Is TikTok's 'Oatzempic' Weight Loss Hack Safe? A Nutrition Expert Weighs In

First approved by the U.S. Food and Drug Administration (FDA) in 2017, Ozempic is a once-weekly injectable treatment drug for adult patients with type 2 diabetes (via UC Davis Health). Although not FDA-approved for weight loss, some doctors prescribe the medication off-label for this purpose. The drug's weight loss side effects are due to the fact that it functions similarly to a natural blood sugar-reducing hormone in the body that also slows digestion and sends chemical messages of satiety to the brain.

Garnering millions of views on TikTok, viral videos of a weight loss hack with the spin-off name, the "oatzempic" trend, have been circulating social media. Purported to produce similar weight loss results as Ozempic, the hack involves drinking a blended mixture of 1/2 cup of oats, 1 cup of water, and lime juice. It certainly sounds like one of the tastier TikTok food trends we've come across, but is it effective or safe? Tamar Samuels, MS, RD, Cofounder of Culina Health, tells us in an exclusive interview that there are ways in which the effects of Ozempic and the "oatzempic" trend may overlap. "Oats are a great source of soluble fiber, a type of fiber that absorbs water and forms a gel-like substance in the digestive system," she says. "This property slows down digestion, promoting a feeling of fullness, similar to one of the effects of Ozempic and other GLP-1 receptor agonist medications. Foods rich in soluble fiber also have cardioprotective properties, including cholesterol and blood-sugar-lowering effects."

Potential health risks associated with the oatzempic trend

When it comes to safety, Samuels notes that although studies have shown eating fiber may support weight loss, weight loss and obesity are nuanced health conditions, with weight gain and weight loss both influenced by a number of different factors. "Obesity, in particular, is a complex condition influenced by many factors, including genetics, lifestyle, and environmental influences. Therefore, achieving and maintaining weight loss requires a comprehensive approach that addresses individual needs and factors contributing to weight gain and obesity."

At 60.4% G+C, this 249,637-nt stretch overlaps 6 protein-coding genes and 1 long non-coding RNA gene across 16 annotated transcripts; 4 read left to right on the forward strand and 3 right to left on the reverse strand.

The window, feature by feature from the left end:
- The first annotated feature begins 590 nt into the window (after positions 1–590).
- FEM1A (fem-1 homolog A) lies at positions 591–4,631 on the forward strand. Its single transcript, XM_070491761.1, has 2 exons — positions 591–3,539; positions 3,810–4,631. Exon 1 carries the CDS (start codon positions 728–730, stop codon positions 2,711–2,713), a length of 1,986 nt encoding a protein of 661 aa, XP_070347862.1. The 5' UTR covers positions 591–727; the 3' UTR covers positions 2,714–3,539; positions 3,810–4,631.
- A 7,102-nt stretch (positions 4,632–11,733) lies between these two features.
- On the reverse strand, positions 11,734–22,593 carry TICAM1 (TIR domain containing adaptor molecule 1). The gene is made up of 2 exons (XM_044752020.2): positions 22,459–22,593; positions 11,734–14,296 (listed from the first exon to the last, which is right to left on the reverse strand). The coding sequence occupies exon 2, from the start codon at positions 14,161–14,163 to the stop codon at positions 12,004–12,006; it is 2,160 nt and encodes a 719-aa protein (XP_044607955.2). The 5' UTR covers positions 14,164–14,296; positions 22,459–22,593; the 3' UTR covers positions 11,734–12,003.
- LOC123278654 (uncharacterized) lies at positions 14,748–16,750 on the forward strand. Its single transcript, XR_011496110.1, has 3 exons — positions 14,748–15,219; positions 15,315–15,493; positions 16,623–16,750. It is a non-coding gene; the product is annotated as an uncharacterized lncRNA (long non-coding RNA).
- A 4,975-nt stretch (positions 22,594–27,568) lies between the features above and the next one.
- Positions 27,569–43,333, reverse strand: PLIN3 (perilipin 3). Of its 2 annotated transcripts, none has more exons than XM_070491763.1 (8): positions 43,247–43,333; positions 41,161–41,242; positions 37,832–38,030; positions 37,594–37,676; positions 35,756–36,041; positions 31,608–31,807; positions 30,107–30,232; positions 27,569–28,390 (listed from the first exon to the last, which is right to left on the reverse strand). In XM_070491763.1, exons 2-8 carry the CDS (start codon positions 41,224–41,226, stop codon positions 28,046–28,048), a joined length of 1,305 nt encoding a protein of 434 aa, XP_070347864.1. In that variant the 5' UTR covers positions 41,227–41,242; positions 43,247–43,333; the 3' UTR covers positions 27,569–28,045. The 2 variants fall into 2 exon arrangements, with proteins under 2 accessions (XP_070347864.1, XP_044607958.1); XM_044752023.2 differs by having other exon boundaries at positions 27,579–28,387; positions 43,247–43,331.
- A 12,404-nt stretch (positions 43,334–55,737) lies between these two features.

Samuels further cautions that depending on the "oatzempic" hack alone may pose potential health risks, such as the development of nutrient deficiencies due to a lack of food variety. Additionally, overly-restrictive diets can be hard to stick to in the long run, she states. After all, we can only eat so many oats before we start to get bored. Rather, Samuels explains that eating a varied diet fosters a sense of enjoyment, supports adherence, and ensures adequate nutrient intake. 

Is subbing this drink for a meal a safe practice?

Samuels goes on to say that we're better off sticking to a well-rounded meal over an "oatzempic" meal replacement, because the beverage won't provide us with the balance of macronutrients and phytonutrients we need. "A balanced meal typically includes a combination of whole foods that contain all three macronutrients — carbohydrates, proteins, and fats — along with a variety of phytonutrients found in plant-based foods such as fruits and vegetables," she states. Essentially, while the "oatzempic" trend may have us covered when it comes to whole grains, it's lacking in protein, healthy fat, and nutrient-rich fruits and veggies, which together, can support healthy metabolic functioning, appetite, weight loss, and overall health.

In fact, drinking "oatzempic" beverages, as opposed to eating a balanced breakfast, may produce the opposite desired effects. "While oats are beneficial for weight loss and improving overall health when incorporated into a balanced eating plan, substituting 'oatzempic' as a meal replacement for weight loss could potentially increase cravings and result in unsustainable outcomes due to its restrictive and unappetizing nature," Samuels says. However, this doesn't mean we can't incorporate oats into our diets in more healthy ways. Instead of drinking an "oatzempic" shake, Samuels suggests eating a bowl of oatmeal or overnight oats deliciously paired with fruit, nuts, and yogurt. This way, you'll still get the great taste you love, minus any extra calories.